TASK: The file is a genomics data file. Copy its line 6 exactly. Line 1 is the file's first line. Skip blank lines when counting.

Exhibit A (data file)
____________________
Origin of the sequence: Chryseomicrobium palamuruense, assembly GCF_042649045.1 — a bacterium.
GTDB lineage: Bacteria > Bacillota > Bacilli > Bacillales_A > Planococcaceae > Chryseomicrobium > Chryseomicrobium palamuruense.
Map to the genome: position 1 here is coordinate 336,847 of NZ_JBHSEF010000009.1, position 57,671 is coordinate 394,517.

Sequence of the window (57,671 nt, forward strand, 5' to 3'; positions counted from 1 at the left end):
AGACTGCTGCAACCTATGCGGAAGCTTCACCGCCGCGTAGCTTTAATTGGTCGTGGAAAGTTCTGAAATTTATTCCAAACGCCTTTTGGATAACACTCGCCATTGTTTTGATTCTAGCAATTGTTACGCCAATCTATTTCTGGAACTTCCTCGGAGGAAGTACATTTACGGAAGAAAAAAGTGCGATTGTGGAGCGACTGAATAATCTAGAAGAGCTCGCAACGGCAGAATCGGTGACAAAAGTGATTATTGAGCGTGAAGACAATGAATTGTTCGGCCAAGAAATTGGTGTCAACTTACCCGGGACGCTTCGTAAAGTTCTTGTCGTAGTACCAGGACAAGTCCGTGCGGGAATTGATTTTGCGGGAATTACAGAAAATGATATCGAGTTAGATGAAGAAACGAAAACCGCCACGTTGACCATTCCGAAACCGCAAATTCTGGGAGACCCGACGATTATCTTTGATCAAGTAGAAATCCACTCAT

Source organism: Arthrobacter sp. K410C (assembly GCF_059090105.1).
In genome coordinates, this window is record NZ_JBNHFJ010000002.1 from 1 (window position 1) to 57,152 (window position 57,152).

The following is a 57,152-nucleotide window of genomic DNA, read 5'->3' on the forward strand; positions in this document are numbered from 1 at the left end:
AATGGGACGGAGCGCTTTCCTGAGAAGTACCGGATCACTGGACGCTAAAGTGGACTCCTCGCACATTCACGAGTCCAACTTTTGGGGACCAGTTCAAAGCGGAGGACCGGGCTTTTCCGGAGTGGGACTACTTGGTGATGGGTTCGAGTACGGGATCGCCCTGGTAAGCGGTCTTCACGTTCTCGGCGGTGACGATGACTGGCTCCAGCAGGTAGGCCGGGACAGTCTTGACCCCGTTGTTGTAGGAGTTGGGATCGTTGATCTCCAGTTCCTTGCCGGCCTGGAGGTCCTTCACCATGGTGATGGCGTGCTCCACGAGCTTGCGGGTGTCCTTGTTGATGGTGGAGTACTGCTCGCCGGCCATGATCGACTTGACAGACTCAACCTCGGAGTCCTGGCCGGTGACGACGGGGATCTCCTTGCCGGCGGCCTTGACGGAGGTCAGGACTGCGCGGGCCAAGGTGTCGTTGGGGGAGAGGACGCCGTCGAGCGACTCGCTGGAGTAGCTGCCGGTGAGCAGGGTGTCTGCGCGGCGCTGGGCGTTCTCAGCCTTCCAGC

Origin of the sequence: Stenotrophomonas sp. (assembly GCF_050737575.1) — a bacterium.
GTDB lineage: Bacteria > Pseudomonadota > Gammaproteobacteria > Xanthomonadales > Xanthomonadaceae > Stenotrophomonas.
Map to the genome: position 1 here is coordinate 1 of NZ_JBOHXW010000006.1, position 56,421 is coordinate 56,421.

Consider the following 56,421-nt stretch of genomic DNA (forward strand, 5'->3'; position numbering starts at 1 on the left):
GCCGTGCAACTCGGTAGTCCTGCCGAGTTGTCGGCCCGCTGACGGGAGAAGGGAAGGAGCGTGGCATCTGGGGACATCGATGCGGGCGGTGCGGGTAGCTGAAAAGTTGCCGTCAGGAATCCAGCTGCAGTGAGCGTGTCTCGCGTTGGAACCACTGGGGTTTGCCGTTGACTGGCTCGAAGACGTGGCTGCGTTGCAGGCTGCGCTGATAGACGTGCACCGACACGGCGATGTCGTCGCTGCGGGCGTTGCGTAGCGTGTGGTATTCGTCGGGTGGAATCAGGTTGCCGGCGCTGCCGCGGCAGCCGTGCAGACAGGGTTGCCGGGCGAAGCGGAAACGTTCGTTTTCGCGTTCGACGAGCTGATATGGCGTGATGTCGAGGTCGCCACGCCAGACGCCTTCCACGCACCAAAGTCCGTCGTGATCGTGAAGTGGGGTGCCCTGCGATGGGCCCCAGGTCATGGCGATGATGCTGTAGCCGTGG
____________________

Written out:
Source organism: Arthrobacter sp. K410C (assembly GCF_059090105.1).